The Great Recession brought us all down, but these two cities hardest of all—and the last two years have been a shameful morning after for the Sin City, writes MoneyShow editor-at-large Howard R. Gold.

Las Vegas
It was big news five years ago when Macau, the gambling mecca near Hong Kong, surpassed the Las Vegas Strip in gambling revenues.

It’s no longer even close: Macau’s gambling revenues were four times those of the Strip in 2010.

Iconic casino operators, like Las Vegas Sands (LVS) and Wynn Resorts (WYNN), now get the lion’s share of their revenue and operating income from Macau and Asia.

Macau’s gains have come in the years since Las Vegas’s housing and building boom turned to dust.

Home prices here have fallen 58.1% from their 2006 highs, the most in the Standard & Poor’s/Case-Shiller 20-City Composite Home Price index. They’ve even lost 12.6% from the nationwide recession low in April 2009—again, the worst performance of the cities in the index.

The median home sale price in the Las Vegas area at the 2006 peak was $313,500; in 2010, that fell to a stunning $138,100, according to the National Association of Realtors.

Currently more than 70% of the homes in the area are under water, meaning their value is worth less than the amount owed on the mortgage, according to Stephen Miller, chairman of the economics department at the College of Business at the University of Nevada, Las Vegas (UNLV). Nationwide, it’s around 28%.

A recent Forbes survey named Las Vegas the nation’s second worst performing housing market of the past decade.

The worst? Detroit.

A House of Cards, Imported from Detroit
That’s not the only thing Sin City has in common with the Motor City, although on the surface no two metropolises are more different (and I can guarantee that Detroit doesn’t have a hotel as cool as Vegas’s new Cosmopolitan).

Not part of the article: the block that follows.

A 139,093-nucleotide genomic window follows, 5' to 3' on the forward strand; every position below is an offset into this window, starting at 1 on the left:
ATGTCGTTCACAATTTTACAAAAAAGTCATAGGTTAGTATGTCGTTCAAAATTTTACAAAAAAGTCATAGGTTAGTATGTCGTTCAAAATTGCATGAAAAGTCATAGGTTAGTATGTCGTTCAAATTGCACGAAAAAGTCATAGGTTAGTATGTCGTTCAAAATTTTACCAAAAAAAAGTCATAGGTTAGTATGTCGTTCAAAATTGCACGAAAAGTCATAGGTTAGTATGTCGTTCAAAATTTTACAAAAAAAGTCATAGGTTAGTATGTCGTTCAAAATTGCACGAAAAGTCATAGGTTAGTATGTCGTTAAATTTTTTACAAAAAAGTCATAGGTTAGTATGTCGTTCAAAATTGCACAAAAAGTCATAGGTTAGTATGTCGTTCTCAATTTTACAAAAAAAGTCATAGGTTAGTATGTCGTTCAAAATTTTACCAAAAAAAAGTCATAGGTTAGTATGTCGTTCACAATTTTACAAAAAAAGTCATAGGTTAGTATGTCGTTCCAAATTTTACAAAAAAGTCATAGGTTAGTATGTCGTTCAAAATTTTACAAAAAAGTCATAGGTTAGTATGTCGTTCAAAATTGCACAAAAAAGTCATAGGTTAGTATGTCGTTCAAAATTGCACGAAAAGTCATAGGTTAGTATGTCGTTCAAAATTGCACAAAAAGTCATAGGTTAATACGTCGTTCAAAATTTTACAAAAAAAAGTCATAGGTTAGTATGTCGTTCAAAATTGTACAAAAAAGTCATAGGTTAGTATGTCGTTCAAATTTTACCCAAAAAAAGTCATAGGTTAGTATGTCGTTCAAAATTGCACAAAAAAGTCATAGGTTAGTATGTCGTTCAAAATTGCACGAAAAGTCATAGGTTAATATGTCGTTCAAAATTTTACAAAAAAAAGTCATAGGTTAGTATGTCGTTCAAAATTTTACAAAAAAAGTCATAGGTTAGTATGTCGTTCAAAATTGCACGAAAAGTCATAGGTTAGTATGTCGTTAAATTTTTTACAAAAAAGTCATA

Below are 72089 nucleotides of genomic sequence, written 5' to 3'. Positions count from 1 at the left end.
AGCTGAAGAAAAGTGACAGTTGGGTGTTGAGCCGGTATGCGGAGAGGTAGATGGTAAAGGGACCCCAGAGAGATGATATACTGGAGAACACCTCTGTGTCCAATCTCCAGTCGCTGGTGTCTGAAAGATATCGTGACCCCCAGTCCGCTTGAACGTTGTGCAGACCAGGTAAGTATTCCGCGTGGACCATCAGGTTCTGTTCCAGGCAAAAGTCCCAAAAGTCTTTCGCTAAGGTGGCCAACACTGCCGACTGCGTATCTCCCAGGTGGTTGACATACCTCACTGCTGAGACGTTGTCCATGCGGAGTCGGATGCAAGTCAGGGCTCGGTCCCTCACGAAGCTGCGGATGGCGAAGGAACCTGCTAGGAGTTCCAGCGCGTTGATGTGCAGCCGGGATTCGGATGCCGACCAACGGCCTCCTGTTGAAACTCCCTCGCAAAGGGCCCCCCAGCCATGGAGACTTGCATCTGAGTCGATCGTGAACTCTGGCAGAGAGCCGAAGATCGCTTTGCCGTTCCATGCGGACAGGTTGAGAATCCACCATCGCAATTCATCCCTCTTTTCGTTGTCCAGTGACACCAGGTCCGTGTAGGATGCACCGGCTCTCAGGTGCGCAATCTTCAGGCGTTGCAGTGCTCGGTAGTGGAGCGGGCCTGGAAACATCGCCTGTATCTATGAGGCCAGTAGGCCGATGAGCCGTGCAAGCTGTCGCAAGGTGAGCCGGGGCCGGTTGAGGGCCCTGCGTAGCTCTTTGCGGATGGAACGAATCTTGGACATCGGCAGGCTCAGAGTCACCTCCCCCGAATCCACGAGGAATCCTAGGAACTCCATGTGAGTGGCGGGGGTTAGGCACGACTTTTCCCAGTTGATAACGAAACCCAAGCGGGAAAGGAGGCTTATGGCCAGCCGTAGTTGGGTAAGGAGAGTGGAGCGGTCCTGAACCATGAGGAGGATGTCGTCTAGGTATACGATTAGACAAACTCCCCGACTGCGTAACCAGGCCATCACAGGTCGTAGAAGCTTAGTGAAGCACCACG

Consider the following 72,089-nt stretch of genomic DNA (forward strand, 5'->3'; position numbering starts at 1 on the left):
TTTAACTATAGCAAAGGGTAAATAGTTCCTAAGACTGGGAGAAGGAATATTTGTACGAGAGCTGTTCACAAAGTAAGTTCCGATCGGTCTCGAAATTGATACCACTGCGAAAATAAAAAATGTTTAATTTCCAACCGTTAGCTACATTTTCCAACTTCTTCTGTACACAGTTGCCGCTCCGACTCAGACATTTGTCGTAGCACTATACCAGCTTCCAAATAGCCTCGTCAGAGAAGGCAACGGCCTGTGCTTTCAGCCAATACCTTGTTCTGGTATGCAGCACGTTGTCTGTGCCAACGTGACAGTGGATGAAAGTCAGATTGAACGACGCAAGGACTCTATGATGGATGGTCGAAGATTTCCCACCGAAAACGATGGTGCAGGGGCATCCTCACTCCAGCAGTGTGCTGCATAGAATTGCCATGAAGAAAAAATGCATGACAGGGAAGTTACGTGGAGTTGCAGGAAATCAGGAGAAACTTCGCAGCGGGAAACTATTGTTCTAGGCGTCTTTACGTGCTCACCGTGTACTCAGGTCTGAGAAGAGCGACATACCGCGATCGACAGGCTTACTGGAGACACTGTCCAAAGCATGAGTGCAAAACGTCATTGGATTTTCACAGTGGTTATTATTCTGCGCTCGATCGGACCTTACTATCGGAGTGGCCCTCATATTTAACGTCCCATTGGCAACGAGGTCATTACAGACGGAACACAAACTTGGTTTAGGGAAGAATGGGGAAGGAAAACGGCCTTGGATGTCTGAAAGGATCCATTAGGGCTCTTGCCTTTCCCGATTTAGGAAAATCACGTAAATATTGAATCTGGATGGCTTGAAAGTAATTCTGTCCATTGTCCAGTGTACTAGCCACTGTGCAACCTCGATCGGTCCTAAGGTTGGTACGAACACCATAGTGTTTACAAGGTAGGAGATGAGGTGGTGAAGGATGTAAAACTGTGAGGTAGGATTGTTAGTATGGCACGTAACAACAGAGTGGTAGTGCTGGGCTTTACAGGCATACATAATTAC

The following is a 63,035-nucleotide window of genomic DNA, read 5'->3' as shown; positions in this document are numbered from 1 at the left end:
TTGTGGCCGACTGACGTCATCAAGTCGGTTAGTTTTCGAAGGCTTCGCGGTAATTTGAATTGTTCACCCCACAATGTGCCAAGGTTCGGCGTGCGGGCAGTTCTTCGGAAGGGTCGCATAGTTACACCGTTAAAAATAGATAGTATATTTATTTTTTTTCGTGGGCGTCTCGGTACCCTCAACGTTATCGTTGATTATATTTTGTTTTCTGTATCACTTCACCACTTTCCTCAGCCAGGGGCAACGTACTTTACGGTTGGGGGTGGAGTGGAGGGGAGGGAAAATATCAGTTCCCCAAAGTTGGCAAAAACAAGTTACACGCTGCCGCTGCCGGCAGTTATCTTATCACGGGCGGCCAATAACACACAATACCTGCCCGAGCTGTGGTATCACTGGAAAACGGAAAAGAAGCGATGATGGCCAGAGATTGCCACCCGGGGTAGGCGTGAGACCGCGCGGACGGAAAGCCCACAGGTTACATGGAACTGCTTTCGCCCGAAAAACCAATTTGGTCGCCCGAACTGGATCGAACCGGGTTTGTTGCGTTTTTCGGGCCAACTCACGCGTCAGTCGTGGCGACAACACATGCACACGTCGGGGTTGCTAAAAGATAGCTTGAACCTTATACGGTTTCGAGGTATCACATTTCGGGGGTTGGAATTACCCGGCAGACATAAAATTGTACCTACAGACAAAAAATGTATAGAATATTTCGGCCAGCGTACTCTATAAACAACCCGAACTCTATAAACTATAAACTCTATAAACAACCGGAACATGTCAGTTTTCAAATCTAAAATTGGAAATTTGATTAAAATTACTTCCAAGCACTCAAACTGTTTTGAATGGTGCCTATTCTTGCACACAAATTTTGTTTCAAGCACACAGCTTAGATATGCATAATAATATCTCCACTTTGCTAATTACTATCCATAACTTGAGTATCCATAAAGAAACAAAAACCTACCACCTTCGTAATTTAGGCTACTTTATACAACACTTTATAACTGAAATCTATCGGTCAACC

Detroit was a manufacturing powerhouse that has been in decline for decades. Las Vegas was the prototypical boomtown: Clark County, in which Las Vegas is located, grew by about 40% in the last decade, pushing its population to nearly 2 million.

Detroit is gritty, Vegas is glitzy. What happens in Vegas stays in Vegas, and what happens in Detroit...well, who cares?

And yet there are striking parallels.

Robert Lang, director of Brookings Mountain West, a think tank affiliated with UNLV, said Las Vegas “has become a modern-day version of Pittsburgh or Detroit, which once relied on one sector for its growth to its detriment,” The Las Vegas Sun reported.
He “compared Las Vegas to Midwestern and Northeastern cities with manufacturing plants and steel mills where the middle class had high-paying jobs, only to see those plants disappear.”

The industry that defined Vegas, of course, was gambling.

“We’re a one-horse town, and gaming is driving the economy,” said Professor Miller of UNLV.

Vegas hotels and casinos employed 155,200 people in March, according to the Nevada Department of Employment, Training, and Rehabilitation. That’s almost 20% of total employment.

With an economy so dependent on tourism, it’s no wonder Nevada had the biggest drop in GDP of all states during the recession—6.4%. Two years ago, casinos had rows of empty, silent slot machines, and cabbies sat in long queues, waiting for fares that never came.

But what really clobbered Las Vegas this time was the housing bubble and bust. Las Vegas’s boom was years in the making, but its unraveling happened almost overnight.

Posh new megacasino hotels like the Bellagio, the Venetian, and Wynn Las Vegas made the Strip a hot destination for upscale tourists and conventioneers. Celebrity chefs like Wolfgang Puck, Emeril Lagasse, Charlie Palmer, and Joel Robuchon brought Michelin stars—and mind-boggling tabs—to the land of all-you-can-eat buffets.

The Strip’s boom was a boon for employment as well.

NEXT: The Housing Boom and Bust

Tickers Mentioned: Tickers: LVS, WYNN, MGM